GDC: Nintendo’s Hideki Konno discusses the challenges of 3DS development
Hideki Konno, the manager for the 3DS’s Nintendo’s EAD Software Development Department, discsussed the development of the much-anticipated Nintendo 3DS in a GDC session that highlighted numerous decisions on hardware, function form and game development.Here are some of the key takeaways:
1.) The original plan did not include 3D at all
According to Konno, a designer hand-picked by legendary game designer Shigeru Miyamoto (Super Mario Bros, The Legend of Zelda), there were no plans for 3D implementation at all when the concept for the portable came about in Spring 2008. Right off his work on Mario Kart Wii for the Nintendo Wii, Konno’s sudden shift from software development to hardware was a drastic one, but he wasn’t alone. The 3DS hardware team of Umezu-san and Sugino-san was there for supporting Konno on producing what would eventually become the Nintendo 3DS.
2.) Konno was uneasy about doing 3D without glasses because of Nintendo’s past
Although Konno-san did not specifically mention it, the Virtual Boy was clearly Nintendo’s first attempt (and failure) to combine 3D implentation with a game system. Before Konno first started on the 3DS, he was worried about Nintendo’s public image. He was worried that after this failure, his second attempt at 3D would lead consumers to think he was piggybacking on the disappointment of the Virtual Boy. To prevent the same thing from happening again, Konno decided to create a series of experiments to test the effectiveness of the 3D effect.
One of the first experiments focused on a glasses-free 3D demo of Mario Kart Wii, utilizing a small LCD screen to display the game in 3D without glasses. The effect worked as planned, but the result wasn’t the same for everyone.
The hardware team decided to conduct another experiment, this time to focus on the development of the 3D depth slider. The team then took a Wii Nunchuk controller, opened its innards, and glued a small stick to it to control the depth of the 3D display, which was still being tested on numerous LCD panels. The ability to adjust the depth made the 3D experience more personal, and as Konno put it, “a fresh experience.” Nintendo employees responded with plenty of praise for the project after this point.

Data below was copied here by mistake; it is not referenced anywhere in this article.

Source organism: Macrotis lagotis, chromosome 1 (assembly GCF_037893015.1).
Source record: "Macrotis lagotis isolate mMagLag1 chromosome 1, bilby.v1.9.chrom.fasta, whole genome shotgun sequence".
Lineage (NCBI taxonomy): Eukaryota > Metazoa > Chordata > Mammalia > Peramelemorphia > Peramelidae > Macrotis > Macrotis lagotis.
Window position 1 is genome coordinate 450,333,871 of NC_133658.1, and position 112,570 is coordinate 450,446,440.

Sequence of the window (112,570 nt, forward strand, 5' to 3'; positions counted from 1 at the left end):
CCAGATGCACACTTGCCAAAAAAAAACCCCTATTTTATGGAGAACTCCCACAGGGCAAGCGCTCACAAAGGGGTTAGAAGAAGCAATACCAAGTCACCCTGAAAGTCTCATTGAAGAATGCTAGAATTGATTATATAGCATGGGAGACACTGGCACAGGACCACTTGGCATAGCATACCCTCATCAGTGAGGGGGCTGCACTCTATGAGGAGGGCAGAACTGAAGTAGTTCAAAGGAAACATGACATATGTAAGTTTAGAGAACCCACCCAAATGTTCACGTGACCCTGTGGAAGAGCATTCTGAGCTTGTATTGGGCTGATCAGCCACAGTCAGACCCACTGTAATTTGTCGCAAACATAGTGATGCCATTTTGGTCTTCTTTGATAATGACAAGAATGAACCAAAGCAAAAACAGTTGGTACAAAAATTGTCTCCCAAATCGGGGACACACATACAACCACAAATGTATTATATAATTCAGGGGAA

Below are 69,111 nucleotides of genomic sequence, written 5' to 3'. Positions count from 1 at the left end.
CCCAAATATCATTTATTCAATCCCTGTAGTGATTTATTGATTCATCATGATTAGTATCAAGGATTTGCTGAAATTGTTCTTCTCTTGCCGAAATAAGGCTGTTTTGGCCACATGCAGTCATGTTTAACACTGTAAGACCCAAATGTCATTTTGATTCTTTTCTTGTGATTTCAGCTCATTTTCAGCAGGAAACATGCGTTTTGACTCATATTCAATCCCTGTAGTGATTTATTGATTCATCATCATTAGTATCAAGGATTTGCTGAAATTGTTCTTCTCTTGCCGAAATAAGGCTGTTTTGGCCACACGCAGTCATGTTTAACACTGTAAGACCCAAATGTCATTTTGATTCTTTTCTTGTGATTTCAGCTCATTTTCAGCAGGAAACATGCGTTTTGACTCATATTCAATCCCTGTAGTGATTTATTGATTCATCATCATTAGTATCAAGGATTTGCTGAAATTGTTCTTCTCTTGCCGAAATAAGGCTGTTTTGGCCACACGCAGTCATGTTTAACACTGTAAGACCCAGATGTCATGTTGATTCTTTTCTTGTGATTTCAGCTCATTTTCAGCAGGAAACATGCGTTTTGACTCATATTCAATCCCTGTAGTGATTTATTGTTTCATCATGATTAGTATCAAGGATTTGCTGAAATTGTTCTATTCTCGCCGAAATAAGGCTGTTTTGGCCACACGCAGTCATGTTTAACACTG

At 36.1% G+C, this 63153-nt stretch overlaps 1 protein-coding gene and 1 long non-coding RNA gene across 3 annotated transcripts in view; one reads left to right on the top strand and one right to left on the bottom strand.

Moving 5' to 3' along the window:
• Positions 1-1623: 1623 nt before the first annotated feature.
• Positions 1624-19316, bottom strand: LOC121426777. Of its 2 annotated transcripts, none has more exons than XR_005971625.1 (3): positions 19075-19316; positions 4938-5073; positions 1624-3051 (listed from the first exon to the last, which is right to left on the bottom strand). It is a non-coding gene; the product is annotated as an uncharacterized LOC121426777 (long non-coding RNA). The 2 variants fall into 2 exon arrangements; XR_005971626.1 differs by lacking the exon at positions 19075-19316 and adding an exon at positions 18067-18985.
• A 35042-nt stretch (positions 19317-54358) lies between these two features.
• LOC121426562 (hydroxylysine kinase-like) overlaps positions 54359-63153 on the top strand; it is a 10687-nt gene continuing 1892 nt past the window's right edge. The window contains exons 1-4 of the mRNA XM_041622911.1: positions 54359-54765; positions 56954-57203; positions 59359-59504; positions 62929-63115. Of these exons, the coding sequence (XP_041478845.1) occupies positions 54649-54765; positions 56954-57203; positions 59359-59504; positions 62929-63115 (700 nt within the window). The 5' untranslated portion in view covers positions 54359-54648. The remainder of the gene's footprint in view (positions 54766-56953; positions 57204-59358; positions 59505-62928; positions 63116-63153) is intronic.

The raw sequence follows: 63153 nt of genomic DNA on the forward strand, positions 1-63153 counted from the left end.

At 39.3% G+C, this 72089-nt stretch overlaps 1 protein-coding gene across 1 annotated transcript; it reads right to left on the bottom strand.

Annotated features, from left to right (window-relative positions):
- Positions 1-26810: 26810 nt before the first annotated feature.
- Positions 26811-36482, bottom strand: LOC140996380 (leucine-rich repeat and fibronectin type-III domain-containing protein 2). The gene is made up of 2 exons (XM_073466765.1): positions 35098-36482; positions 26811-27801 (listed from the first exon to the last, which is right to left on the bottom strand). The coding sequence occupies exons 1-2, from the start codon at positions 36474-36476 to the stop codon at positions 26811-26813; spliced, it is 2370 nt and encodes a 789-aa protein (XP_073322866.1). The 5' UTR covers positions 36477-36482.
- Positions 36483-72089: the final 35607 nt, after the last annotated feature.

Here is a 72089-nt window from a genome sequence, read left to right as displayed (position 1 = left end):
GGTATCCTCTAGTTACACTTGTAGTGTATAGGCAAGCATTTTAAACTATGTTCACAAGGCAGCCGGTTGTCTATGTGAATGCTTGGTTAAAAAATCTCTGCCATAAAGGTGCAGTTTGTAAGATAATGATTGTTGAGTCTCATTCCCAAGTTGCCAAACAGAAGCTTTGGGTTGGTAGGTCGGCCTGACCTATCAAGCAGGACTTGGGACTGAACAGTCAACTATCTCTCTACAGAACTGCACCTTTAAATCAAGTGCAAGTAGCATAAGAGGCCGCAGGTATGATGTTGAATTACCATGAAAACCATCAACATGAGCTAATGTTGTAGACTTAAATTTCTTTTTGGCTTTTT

The last experiment that Nintendo conducted was the tough decision to position either the new circle pad or control pad in the usual control placement. Several blocks of buttons were played around to test this with Super Mario 64 DS and the team finally found a right balance of control. Since more 3D titles were on the way, the team decided that the circlular, analog-like pad would be incorporated into the controller scheme for the 3DS.
3.) Nintendo wants to surprise customers and always thinking how to surprise customers
With so many competitors in the marketplace, Nintendo’s is stressing the importance of surprising its customers and fans with upcoming gameplay experiences. According to Konno, the 3DS will surpass expectations of the ordinary consumer on a global scale. The surprise for the casual gamer is the 3D effect, but Konno loves the potential of 3DS’ upcoming software as a big win for the more core-based set of gamers.
The 3DS also includes such innovative features as a gyro sensor, Street Pass (a program that encourages owners to bring their 3DS everywhere they go), and Spot Pass (an application that pushes data to you via handheld-like messages), apps, and 3D movie trailers accessible through Wi-Fi hotspots. Konno also confirmed that games like Mario Kart and Animal Crossing will also take full advantage of these 3DS-exclusive features.
Konno ended his presentation with mentioning that “the game creators among us” will allow for new experience for all of us to share.
If Nintendo’s already showcasing some of these cool tools to everyone, I can’t wait to see what 3DS owners start to create to further lengthen the life of Nintendo’s intriguing new handheld.